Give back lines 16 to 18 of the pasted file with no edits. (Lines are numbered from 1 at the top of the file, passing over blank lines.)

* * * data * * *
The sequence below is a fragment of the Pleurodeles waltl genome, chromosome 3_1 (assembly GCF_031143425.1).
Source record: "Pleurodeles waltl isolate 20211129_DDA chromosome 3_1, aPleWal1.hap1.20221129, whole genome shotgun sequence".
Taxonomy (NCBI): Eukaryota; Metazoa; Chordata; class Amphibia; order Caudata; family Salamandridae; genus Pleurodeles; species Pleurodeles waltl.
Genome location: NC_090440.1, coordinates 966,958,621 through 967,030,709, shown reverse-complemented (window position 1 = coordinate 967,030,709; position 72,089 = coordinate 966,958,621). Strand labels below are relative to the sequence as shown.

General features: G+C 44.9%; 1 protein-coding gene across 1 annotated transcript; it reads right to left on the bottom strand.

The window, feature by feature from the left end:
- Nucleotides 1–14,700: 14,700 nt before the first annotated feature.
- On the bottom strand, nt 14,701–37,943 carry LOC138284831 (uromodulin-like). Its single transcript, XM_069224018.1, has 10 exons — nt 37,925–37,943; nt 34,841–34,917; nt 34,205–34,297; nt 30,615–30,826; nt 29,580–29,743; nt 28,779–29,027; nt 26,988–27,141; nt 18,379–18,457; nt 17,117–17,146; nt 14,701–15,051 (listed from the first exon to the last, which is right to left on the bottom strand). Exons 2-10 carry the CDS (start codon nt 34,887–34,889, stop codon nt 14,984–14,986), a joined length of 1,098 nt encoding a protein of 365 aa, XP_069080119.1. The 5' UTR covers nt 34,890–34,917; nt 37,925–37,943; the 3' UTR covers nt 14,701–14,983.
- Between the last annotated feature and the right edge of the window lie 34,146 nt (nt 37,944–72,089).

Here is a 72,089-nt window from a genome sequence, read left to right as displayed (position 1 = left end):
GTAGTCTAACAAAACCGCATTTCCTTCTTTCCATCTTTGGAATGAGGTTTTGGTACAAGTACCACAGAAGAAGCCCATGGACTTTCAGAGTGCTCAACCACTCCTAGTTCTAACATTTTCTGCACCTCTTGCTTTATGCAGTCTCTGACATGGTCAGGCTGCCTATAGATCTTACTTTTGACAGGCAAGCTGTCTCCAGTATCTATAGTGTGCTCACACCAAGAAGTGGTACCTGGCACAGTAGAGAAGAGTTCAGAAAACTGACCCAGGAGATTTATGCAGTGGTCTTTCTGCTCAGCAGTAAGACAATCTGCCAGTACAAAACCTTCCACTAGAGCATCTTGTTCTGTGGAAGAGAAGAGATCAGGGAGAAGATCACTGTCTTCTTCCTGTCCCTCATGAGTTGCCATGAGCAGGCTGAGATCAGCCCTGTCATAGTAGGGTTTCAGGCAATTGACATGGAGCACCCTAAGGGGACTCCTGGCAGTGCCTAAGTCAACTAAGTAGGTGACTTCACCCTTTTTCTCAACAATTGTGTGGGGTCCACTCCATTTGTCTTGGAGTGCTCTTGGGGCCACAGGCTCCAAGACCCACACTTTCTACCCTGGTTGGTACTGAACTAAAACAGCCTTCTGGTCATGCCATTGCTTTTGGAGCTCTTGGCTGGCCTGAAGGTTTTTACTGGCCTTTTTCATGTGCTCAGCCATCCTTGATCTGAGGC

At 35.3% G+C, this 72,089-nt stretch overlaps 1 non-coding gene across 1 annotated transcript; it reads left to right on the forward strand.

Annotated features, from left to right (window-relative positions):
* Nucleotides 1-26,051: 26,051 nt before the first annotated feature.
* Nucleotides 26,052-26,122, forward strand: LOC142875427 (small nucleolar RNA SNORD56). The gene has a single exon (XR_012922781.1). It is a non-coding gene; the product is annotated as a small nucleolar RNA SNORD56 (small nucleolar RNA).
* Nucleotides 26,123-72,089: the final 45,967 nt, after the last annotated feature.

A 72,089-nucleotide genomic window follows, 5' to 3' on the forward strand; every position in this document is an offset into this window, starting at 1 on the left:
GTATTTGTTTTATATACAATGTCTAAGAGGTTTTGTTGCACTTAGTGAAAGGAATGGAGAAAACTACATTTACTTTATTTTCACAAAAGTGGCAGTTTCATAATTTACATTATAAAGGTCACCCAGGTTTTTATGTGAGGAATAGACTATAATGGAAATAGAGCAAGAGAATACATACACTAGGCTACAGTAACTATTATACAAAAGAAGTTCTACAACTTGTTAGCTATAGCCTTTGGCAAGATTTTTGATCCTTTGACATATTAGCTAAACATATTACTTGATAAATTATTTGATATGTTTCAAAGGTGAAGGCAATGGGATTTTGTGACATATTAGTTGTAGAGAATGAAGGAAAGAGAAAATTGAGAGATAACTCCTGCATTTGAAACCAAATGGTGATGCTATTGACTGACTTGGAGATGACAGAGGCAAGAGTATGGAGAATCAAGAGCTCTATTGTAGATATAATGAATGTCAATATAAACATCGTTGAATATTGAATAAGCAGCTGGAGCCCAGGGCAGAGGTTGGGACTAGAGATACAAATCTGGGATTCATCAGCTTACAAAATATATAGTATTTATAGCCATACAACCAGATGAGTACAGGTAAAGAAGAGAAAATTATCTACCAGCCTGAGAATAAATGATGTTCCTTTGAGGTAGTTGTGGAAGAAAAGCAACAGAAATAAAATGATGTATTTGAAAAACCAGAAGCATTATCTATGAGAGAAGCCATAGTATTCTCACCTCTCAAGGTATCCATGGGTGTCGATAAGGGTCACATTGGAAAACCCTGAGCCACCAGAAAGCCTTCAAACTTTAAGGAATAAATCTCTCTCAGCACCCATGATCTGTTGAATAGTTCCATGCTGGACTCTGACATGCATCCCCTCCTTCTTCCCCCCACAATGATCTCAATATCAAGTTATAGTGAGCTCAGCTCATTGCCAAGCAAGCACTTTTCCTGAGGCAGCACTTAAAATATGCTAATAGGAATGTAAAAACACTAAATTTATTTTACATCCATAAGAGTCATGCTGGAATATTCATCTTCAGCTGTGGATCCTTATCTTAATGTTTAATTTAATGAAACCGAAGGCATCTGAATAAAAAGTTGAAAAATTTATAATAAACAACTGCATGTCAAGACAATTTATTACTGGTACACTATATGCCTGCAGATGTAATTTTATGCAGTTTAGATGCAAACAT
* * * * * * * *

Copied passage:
* Nucleotides 26,123-72,089: the final 45,967 nt, after the last annotated feature.

A 72,089-nucleotide genomic window follows, 5' to 3' on the forward strand; every position in this document is an offset into this window, starting at 1 on the left:
GTATTTGTTTTATATACAATGTCTAAGAGGTTTTGTTGCACTTAGTGAAAGGAATGGAGAAAACTACATTTACTTTATTTTCACAAAAGTGGCAGTTTCATAATTTACATTATAAAGGTCACCCAGGTTTTTATGTGAGGAATAGACTATAATGGAAATAGAGCAAGAGAATACATACACTAGGCTACAGTAACTATTATACAAAAGAAGTTCTACAACTTGTTAGCTATAGCCTTTGGCAAGATTTTTGATCCTTTGACATATTAGCTAAACATATTACTTGATAAATTATTTGATATGTTTCAAAGGTGAAGGCAATGGGATTTTGTGACATATTAGTTGTAGAGAATGAAGGAAAGAGAAAATTGAGAGATAACTCCTGCATTTGAAACCAAATGGTGATGCTATTGACTGACTTGGAGATGACAGAGGCAAGAGTATGGAGAATCAAGAGCTCTATTGTAGATATAATGAATGTCAATATAAACATCGTTGAATATTGAATAAGCAGCTGGAGCCCAGGGCAGAGGTTGGGACTAGAGATACAAATCTGGGATTCATCAGCTTACAAAATATATAGTATTTATAGCCATACAACCAGATGAGTACAGGTAAAGAAGAGAAAATTATCTACCAGCCTGAGAATAAATGATGTTCCTTTGAGGTAGTTGTGGAAGAAAAGCAACAGAAATAAAATGATGTATTTGAAAAACCAGAAGCATTATCTATGAGAGAAGCCATAGTATTCTCACCTCTCAAGGTATCCATGGGTGTCGATAAGGGTCACATTGGAAAACCCTGAGCCACCAGAAAGCCTTCAAACTTTAAGGAATAAATCTCTCTCAGCACCCATGATCTGTTGAATAGTTCCATGCTGGACTCTGACATGCATCCCCTCCTTCTTCCCCCCACAATGATCTCAATATCAAGTTATAGTGAGCTCAGCTCATTGCCAAGCAAGCACTTTTCCTGAGGCAGCACTTAAAATATGCTAATAGGAATGTAAAAACACTAAATTTATTTTACATCCATAAGAGTCATGCTGGAATATTCATCTTCAGCTGTGGATCCTTATCTTAATGTTTAATTTAATGAAACCGAAGGCATCTGAATAAAAAGTTGAAAAATTTATAATAAACAACTGCATGTCAAGACAATTTATTACTGGTACACTATATGCCTGCAGATGTAATTTTATGCAGTTTAGATGCAAACAT